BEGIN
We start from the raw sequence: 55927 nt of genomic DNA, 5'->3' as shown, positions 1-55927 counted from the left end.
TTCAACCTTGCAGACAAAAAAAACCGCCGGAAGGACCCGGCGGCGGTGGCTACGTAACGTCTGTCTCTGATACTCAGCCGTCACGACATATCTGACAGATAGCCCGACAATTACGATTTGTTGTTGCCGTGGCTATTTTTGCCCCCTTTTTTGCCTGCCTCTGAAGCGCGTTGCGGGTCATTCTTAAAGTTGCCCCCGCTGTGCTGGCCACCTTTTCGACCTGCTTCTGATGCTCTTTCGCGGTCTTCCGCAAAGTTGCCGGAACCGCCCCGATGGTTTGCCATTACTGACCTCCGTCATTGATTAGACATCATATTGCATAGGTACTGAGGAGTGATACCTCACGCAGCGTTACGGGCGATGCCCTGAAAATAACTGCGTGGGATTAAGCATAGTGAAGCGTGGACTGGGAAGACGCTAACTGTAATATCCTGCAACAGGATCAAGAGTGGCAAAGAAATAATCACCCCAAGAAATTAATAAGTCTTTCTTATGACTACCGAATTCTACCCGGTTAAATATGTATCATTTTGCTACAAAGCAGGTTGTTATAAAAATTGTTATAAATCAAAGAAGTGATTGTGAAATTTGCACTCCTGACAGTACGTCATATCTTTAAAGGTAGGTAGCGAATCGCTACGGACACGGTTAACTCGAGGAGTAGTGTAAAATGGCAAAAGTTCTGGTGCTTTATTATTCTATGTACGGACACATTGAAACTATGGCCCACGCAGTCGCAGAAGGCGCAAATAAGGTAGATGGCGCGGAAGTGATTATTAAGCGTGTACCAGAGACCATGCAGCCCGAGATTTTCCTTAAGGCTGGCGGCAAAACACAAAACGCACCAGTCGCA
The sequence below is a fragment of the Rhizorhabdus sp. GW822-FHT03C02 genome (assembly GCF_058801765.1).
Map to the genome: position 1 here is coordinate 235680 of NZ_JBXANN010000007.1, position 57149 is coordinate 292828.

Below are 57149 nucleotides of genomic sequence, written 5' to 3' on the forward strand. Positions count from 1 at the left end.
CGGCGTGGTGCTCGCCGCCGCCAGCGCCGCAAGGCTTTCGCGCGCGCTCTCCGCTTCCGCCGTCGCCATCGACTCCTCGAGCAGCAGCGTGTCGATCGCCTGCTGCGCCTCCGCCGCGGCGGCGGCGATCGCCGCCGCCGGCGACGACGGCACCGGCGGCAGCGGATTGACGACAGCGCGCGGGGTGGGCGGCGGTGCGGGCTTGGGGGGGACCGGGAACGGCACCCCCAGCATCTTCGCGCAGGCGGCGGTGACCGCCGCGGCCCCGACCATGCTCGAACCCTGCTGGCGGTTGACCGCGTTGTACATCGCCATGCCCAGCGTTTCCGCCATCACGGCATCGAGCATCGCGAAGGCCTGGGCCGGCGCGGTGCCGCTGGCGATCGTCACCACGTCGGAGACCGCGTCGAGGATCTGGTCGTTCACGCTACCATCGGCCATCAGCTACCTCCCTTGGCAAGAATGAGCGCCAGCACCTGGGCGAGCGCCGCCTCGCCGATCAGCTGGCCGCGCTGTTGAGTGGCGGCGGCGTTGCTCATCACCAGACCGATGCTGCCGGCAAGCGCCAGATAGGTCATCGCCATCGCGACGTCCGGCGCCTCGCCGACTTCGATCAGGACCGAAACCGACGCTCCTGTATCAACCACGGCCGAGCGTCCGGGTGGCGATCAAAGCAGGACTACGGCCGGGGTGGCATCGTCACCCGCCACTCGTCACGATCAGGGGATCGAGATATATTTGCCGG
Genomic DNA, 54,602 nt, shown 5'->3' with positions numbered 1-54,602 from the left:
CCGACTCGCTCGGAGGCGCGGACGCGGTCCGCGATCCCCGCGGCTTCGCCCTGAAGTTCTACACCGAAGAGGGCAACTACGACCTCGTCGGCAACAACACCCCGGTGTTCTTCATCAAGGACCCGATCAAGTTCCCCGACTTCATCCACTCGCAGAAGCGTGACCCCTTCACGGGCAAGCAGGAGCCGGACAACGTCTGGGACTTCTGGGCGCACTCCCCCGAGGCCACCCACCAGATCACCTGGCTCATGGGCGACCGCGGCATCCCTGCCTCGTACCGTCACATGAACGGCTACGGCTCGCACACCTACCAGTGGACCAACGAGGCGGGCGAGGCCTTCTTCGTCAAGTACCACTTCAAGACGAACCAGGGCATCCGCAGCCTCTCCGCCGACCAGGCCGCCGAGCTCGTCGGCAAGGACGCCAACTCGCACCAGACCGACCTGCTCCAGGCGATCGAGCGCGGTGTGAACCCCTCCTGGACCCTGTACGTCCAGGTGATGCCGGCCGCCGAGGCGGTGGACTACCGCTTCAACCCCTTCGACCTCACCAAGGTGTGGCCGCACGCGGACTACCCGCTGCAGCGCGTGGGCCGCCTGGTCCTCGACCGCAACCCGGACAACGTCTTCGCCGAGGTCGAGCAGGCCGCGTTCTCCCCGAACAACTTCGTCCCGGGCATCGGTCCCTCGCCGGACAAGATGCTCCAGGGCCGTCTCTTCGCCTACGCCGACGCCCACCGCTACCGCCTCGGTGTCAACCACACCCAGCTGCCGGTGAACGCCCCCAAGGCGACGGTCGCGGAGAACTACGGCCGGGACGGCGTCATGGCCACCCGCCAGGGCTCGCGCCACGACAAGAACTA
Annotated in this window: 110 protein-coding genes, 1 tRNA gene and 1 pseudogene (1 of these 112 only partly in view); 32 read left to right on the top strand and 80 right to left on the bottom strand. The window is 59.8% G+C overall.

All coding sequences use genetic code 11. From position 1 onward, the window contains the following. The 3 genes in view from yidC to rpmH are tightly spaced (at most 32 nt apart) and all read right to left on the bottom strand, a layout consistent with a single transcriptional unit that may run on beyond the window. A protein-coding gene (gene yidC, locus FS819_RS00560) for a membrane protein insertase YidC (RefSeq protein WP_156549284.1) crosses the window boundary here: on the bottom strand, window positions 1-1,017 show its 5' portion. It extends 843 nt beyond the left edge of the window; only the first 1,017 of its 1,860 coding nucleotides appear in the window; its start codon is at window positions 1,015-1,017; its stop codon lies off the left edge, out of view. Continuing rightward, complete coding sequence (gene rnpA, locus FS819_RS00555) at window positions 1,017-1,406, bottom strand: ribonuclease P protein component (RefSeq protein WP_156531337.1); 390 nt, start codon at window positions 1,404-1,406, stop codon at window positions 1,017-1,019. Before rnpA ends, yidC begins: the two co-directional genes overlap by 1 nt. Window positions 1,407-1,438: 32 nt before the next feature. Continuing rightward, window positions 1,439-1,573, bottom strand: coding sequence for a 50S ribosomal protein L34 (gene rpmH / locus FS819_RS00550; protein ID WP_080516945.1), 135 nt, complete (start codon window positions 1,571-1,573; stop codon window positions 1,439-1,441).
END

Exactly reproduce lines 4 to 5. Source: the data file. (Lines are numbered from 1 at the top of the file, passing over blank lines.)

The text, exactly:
Map to the genome: position 1 here is coordinate 235680 of NZ_JBXANN010000007.1, position 57149 is coordinate 292828.

Below are 57149 nucleotides of genomic sequence, written 5' to 3' on the forward strand. Positions count from 1 at the left end.